The confidence code by Kitty Kay and Claire Shipman is a fantastic book, which examines both confidence in general and nature and nurture differences in confidence between men and women.
The problem they set out is that there is strong evidence that confidence is more important than ability in getting ahead. This is clearly not great news if you’ve spent your whole life striving towards competence. It turns out, as one chapter is called, ‘it’s not enough to be good’.
They define confidence as the purity of action produced by a mind free of doubt, where there is no holding back, being fragmented or divided – you are simply going towards what’s happening. The overarching messages of the book is ‘think less, take action, be authentic’. Confidence is linked to doing and it’s all about taking action, being bold and taking decisions, whilst being comfortable and honest. ‘Do more, think less’ is another great chapter title.
They also explore what stops people taking action and argue that a fear of failure leads to inaction, in turn guaranteeing failure. But confidence keeps accumulating as you take action, even through failure, whilst mastering one thing gives you the confidence to try something else. What’s empowering about reading this is that the authors point out that confidence is a choice we can all make to act and decide. So, when in doubt, act. Even wrong decisions are usually better than inaction. Taking a big risk and surviving can be life changing, whilst in contrast thinking harder and harder about something freezes decision making and action, and means you become unable to trust your instincts.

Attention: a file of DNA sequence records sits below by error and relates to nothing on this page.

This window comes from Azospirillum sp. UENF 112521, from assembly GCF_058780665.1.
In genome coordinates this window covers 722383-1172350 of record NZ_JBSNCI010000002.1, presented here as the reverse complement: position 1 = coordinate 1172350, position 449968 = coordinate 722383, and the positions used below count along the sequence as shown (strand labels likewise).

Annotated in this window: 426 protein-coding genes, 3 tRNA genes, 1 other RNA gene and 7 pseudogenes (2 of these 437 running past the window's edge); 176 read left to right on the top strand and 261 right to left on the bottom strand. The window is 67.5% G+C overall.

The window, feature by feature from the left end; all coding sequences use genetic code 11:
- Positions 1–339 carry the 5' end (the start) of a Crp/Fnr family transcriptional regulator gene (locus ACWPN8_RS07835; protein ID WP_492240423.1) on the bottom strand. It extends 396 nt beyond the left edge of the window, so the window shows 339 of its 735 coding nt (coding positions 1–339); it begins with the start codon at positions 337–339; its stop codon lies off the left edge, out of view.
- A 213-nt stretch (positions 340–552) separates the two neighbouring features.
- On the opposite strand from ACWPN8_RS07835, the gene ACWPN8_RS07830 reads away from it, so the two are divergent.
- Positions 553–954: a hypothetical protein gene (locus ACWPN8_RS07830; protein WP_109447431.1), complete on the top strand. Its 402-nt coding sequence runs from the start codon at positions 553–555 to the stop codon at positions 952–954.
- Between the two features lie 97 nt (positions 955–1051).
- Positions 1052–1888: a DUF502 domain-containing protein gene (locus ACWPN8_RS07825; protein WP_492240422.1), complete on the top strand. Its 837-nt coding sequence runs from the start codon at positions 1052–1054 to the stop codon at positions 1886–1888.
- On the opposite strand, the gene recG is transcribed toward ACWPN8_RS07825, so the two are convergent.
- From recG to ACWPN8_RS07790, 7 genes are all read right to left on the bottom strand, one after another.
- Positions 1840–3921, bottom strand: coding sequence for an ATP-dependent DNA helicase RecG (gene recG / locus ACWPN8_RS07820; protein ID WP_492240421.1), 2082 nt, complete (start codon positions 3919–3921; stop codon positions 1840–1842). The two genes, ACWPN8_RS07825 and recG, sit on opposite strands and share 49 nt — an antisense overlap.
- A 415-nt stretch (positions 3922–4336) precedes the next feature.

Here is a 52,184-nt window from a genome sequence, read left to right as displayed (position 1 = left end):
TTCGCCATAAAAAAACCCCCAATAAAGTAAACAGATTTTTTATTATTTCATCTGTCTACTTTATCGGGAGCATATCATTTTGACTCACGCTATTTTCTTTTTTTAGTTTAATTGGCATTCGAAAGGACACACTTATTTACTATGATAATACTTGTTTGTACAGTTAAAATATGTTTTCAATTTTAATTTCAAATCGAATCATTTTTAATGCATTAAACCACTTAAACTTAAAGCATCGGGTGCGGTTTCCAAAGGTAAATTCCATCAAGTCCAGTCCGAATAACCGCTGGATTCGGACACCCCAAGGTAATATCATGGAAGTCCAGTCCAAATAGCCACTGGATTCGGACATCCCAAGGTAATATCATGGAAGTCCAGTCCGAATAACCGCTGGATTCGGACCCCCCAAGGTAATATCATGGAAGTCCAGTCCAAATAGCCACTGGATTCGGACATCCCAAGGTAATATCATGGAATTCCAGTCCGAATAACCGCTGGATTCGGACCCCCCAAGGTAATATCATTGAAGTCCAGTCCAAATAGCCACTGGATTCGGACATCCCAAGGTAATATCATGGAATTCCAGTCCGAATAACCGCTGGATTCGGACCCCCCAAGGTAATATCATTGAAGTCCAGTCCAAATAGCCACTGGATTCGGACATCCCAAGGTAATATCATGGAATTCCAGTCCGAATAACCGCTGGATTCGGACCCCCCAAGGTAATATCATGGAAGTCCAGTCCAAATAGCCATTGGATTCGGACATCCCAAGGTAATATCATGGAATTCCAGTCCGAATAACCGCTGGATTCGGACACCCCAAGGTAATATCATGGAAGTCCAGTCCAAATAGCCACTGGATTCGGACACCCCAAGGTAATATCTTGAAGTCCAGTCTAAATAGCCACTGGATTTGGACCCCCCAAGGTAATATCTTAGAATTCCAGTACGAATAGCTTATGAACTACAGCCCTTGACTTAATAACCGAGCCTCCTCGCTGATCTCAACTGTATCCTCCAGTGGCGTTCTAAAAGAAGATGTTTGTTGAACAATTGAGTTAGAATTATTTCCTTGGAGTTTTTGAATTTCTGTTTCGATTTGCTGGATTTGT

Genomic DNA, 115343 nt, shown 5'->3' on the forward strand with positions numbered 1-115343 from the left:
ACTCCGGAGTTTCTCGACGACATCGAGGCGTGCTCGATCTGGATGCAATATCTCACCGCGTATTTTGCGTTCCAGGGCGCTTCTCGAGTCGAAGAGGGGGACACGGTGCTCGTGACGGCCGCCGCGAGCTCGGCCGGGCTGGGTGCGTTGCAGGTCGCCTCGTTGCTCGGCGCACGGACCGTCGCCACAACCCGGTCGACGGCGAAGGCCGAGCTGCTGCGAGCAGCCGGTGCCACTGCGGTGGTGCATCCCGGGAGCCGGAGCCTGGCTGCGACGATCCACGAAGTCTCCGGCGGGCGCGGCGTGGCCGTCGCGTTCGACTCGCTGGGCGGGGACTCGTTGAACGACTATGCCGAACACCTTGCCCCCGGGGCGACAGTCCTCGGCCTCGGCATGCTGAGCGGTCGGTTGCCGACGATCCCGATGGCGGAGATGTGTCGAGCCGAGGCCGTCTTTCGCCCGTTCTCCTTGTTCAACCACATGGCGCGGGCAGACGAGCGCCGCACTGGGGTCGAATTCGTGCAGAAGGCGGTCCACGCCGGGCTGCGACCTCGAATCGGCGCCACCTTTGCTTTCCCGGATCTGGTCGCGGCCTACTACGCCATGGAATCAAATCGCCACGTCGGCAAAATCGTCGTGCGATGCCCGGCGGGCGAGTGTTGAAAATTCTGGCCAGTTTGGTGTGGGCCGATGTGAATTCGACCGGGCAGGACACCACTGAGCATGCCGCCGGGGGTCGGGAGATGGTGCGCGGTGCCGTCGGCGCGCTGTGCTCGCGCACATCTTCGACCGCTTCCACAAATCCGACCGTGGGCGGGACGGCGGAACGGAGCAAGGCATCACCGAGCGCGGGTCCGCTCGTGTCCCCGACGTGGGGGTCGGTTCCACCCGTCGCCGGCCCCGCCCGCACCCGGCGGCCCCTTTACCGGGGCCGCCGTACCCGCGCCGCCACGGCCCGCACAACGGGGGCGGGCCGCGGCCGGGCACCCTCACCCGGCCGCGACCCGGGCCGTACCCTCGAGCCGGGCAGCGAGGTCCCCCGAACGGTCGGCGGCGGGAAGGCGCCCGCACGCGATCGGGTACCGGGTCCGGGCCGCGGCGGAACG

I was also fascinated by the chapter on the importance of three neurotransmitters in confidence generation: serotonin, oxytocin ad dopamine. Serotonin inhibits anxiety and sets the stage for confidence, oxytocin is heavily tied to confidence and optimism (you get it from hugs and exercise amongst other things), whilst dopamine inspires doing and exploring. There were also some great general tips about how to increase confidence, with sleep and meditation being up there as usual.
The part of the book that explores gender differences in confidence is also fascinating. They point out that as children, girls are rewarded for being good – and then begin to crave the approval they get. But after leaving the classroom the rules change, and women are not rewarded for the same things in the world of work as they were at school. Confidence dependent on other people’s praise is also a lot more vulnerable than confidence built on your own achievements. It’s interesting that girls who play team sports do better. Learning to own victory and defeat in sport is a useful lesson for owning triumphs and setbacks at work.
There are some incredibly interesting interviews with women in positions of power (Christine Lagarde admits to over-preparing for everything for instance). These highlight how the propensity to dwell on failure and mistakes, overthinking, obsessing about performance in different roles, people pleasing and self-doubt are all confidence blacklist traits, and a waste of time and energy. They are the opposite of taking action. They also point out the importance of women practicing physical power positions (sitting up straight and owning your space for a start), and not making comments sound like questions. These women also show that you can be natural and authentic and confident. Expressing some vulnerability connects you to others. And confidence plus collaboration is a powerful force.
Anyone who is interested in how to instil confidence in themselves or others should read this book.